George Lucas Educational Foundation
Student Engagement

Rethinking Whole Class Discussion

June 24, 2013
Image credit: iStockphoto

Whole class discussions are, after lecture, the second most frequently used teaching strategy, one mandated by the Common Core State Standards because of its many rewards: increased perspective-taking, understanding, empathy, and higher-order thinking, among others. These benefits, however, do not manifest without a skillful and knowledgeable facilitator.

Unfortunately, a preponderance of evidence demonstrates that many teachers mistakenly conflate discussion with recitation. "Typical teacher-student discourse resembles a quiz show, with teachers asking a question, the student replying, and the teacher evaluating the student's response. This is called initiation-response-evaluation, 'I-R-E,' or recitation."1

In contrast to recitation, quality discussion, according to the University of Washington's Center for Instructional Development and Research, involves purposeful questions prepared in advance, assessment, and starting points for further conversations. Teachers are also advised to:

  • Distribute opportunities to talk
  • Allow discussants to physically see each other
  • Ask questions that "may or may not have a known or even a single correct answer"2
  • Foster learners talking to peers3
  • Encourage students to justify their responses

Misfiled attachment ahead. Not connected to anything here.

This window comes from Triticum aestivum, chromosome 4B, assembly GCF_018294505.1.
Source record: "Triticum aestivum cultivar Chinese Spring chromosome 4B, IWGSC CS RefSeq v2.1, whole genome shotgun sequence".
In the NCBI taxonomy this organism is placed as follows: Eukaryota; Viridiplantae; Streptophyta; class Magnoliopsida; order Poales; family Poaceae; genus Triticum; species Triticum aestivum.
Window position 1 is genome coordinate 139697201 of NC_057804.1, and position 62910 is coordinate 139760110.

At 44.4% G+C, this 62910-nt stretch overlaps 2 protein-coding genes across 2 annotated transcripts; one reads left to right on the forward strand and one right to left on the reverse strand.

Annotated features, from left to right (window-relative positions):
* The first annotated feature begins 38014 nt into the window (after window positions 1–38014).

• Vary the types of questions

The Problem with Question Taxonomies

Many instructors reference question taxonomies while planning, such as Barbara Gross Davis' inventory, the Socratic Questions, or the question set recommended by Stephen Brookfield:

  • Epistemological: Why does the author believe that ___?
  • Experiential: What have you encountered that makes you think that ___?
  • Communicative: How does the author rhetorically convey her theme?
  • Political: What groups would take issue with the implicit message that ___?

Developing questions that align with the ubiquitously misused New Bloom's Taxonomy -- starting a discussion with recall questions and stair-stepping through the rest until higher order prompts are dispatched -- has been sold as a pathway to cognitive vigor. Observe how many classrooms have Bloom's Taxonomy posted on the back wall for the teacher to reference. Over-reliance on question hierarchies can result in conversations that are irrelevant to the content and context of the learning environment, and invite answers that nobody cares about.

Claims by commercial texts often employ jargon to defend discussion routines that are unsupported by research, with the exception of studies commissioned by companies selling curriculum materials and tests. Covering all of the question types at the end of a basal reading does not ensure cognitive gains. Also in dispute is the entrenched belief that asking higher-order questions leads to higher levels of thinking (see reviews of meta-studies here and here).

With well over 30 question classification systems, how do you choose those that hold the most promise? According to sociolinguists, the answer depends on the context in which they are used.4